The Group has raised AUD19m to fund a drilling and exploration programme of its Bengwenyama project, which it expects to complete across the next two years. If this is successful, this should arrive at a Prefeasibility Study (PFS) that will allow them to apply for a full mining right and begin developing the mine.
The Bengwenyama project is 290km from Johannesburg on the Eastern Limb focusing on the Platinum Group Metals (‘PGM’) basket. With a direct 30%-stake and an indirect 12.3% stake via Southern Palladium, the Bengwenyama Community around the project area is strongly supportive of this resource’s development and, indeed, a similar setup to the Royal Bafokeng Platinum (RBP) cooperative labour model could be arrived at.
The underlying resource has a strong revenue split toward rhodium (53%) and palladium (30%) and the Group estimates its (unproven) resource to be c.19Moz (inferred) to 53Moz (including additional exploration targets).
Spear REIT (SEA)
Spear REIT is the only domestic regionally focused REIT on the JSE (we do have a range of offshore regionally focused REITs) focusing specifically on the Western Cape. Within the Western Cape, the REIT diversifies its property exposure with the balance of its portfolio currently lying in industrial, logistics and convenience retail properties.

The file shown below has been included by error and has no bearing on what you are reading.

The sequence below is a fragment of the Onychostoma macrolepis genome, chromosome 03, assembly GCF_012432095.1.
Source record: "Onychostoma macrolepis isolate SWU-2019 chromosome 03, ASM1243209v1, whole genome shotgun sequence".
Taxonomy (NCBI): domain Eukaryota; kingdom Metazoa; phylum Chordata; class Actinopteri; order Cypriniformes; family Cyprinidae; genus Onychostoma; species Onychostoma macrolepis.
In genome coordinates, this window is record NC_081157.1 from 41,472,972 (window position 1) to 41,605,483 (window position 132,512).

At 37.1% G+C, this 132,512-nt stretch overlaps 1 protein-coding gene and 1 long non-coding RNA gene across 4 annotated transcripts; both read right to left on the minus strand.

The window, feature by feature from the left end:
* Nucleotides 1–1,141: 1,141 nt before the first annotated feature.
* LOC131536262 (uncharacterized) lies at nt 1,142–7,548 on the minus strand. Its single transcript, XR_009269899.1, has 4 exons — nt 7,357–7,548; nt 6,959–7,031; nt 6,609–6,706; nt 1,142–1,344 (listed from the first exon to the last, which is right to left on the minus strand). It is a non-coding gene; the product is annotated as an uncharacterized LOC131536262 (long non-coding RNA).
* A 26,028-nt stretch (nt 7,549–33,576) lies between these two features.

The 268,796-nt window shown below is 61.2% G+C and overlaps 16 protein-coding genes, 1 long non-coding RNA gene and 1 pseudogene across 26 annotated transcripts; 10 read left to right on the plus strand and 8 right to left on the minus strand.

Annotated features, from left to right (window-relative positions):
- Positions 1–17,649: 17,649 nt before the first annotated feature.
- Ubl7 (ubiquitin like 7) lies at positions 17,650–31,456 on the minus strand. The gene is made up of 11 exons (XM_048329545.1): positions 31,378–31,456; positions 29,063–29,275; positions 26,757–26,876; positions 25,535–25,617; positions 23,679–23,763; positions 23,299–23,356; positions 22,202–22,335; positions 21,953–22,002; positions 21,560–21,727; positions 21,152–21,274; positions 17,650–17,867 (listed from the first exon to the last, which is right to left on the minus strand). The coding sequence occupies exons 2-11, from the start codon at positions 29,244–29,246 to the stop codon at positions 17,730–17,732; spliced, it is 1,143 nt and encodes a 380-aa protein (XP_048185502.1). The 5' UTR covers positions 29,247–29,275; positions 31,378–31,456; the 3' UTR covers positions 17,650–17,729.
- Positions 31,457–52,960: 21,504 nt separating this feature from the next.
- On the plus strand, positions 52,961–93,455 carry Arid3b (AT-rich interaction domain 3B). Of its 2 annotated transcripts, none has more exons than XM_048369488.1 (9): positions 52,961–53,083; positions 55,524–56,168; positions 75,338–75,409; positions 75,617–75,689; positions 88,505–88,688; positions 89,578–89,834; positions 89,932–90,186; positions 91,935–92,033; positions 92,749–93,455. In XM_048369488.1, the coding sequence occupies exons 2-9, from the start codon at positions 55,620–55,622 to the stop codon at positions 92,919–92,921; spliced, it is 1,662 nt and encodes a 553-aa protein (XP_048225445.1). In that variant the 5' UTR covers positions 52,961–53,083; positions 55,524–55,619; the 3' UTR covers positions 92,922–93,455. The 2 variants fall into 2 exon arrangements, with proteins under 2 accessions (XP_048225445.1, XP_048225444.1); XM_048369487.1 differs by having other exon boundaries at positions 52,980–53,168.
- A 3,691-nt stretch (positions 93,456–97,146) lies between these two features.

Importantly, Spear insiders hold c.28% of the REIT’s shares and the Group and its properties are internally-managed. This ensures that Spear’s management focus remains on efficiency and returns rather just size (which externally-managed REITs do and, thus, see lower and lower quality properties added to their portfolios over time).
Spear has a reasonable Loan-to-Value (‘LTV’, kind of like a property company’s Debt-to-Assets ratio) of 39%, paid out 88% of its distributable earnings in FY 22 that sees it currently trading on a Dividend Yield of 10.2%. Its tangible book value is 1130cps (with an average cap rate on its property portfolio of c.9%, which seems reasonable) putting the stock on a 32% discount or 0.67 Price-to-Book ratio.
Stadio Holdings (SDO)
Spun out Curro (COH) that, itself, was spun out of PSG (PSG), Stadio (SDO) is a focused play on tertiary education and has progressively built a tertiary offering that has 5 faculties, 10 campuses and over 50 qualifications.
Importantly for future growth, the Group has 33 new programmes in the accreditation pipeline. These include widening the law faculty & in-demand IT qualifications with a longer-term view to offer a range of engineering qualifications.
Outside of UNISA, Stadio Holdings is the largest distance learning offering in South Africa. Indeed, their target is quite literally to be the alternative to UNISA (UNISA has 320,000 students).
The Group currently has 38,414 students across its offerings and has previously communicated a target of 56,000 students by 2026 (this would imply a growth rate in students of +8~9% pa). They have an ultimate target of 100,000 students over time, which is wonderfully audacious. With a market cap of R2.8bn, Stadio is currently trading at a valuation of R74,172 per student. The temptation to compare Stadio to either AdvTech (c.R111,166 market cap per student) and Curro (c.R81,981 market cap per student), but that would be inappropriate as ADvTech is offers tertiary, schooling and distance education while Curro offers only schooling (with some degree of distance offering too). That said, if Stadio really does reach 100,000 students, the rest of its economics, cash flows, profits and, yes, valuation should follow suite.